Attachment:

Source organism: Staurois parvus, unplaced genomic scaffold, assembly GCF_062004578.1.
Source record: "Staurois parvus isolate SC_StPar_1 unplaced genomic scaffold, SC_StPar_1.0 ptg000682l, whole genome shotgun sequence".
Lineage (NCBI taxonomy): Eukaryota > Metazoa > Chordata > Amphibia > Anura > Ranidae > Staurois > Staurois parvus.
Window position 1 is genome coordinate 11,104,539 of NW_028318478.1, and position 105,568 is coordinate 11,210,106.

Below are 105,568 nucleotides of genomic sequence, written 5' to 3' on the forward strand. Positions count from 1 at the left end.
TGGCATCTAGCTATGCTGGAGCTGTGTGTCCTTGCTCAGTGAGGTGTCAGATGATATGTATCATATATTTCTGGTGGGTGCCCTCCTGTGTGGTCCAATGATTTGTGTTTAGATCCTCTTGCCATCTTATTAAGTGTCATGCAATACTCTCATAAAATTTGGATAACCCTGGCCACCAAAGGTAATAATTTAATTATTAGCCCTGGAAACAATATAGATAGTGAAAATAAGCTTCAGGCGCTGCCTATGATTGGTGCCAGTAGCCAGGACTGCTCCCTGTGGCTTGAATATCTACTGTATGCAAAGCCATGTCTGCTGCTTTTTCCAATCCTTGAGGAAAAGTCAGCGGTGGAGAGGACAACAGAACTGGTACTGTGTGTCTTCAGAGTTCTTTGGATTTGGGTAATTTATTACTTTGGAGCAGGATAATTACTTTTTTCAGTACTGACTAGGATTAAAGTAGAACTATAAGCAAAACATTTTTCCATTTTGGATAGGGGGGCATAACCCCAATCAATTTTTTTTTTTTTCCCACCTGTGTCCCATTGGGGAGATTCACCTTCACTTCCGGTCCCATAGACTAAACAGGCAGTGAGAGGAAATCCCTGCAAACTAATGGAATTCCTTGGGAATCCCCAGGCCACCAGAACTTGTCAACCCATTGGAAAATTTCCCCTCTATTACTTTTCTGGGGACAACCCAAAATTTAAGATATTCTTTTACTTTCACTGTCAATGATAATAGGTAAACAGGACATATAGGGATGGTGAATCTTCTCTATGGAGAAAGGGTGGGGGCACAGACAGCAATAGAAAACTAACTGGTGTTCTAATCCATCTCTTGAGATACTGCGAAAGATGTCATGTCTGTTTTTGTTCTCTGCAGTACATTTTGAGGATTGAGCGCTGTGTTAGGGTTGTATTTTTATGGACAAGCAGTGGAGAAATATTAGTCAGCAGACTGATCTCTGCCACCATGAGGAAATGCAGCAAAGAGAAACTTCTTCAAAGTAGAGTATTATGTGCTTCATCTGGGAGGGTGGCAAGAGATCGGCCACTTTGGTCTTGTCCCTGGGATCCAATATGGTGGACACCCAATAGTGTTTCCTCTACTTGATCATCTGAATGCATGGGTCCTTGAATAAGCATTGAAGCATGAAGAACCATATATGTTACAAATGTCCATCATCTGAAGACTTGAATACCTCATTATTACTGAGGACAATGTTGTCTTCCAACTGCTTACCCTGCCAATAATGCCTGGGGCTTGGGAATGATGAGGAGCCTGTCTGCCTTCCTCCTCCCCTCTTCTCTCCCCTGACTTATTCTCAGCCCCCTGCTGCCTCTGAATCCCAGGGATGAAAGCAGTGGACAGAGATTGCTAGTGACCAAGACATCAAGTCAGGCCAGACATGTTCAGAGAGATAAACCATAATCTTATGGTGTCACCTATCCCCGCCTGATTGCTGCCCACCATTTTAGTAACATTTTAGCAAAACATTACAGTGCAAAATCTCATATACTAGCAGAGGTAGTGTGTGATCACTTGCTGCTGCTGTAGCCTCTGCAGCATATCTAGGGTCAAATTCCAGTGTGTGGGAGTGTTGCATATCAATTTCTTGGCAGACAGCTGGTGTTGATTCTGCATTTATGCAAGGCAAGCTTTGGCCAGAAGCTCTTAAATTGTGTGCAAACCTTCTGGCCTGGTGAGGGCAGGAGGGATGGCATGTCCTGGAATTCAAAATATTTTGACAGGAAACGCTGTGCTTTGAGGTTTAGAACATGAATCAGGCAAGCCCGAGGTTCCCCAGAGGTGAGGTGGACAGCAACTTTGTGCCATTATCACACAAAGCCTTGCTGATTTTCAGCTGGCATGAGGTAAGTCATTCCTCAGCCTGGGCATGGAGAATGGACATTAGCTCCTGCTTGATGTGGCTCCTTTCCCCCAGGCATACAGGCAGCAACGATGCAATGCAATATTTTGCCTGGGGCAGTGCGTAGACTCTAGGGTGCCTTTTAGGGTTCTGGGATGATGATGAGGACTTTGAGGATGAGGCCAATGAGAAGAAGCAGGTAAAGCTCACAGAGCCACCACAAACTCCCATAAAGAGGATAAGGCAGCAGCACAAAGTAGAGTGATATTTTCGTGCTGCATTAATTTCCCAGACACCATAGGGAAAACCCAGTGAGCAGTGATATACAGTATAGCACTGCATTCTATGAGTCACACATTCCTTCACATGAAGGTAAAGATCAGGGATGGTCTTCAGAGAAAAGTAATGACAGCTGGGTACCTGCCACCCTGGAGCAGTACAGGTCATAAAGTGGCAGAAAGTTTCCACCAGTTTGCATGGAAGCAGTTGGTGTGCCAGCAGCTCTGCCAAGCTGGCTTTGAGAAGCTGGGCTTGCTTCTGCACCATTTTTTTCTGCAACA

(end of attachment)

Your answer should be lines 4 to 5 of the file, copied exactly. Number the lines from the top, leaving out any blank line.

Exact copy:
Window position 1 is genome coordinate 11,104,539 of NW_028318478.1, and position 105,568 is coordinate 11,210,106.

Below are 105,568 nucleotides of genomic sequence, written 5' to 3' on the forward strand. Positions count from 1 at the left end.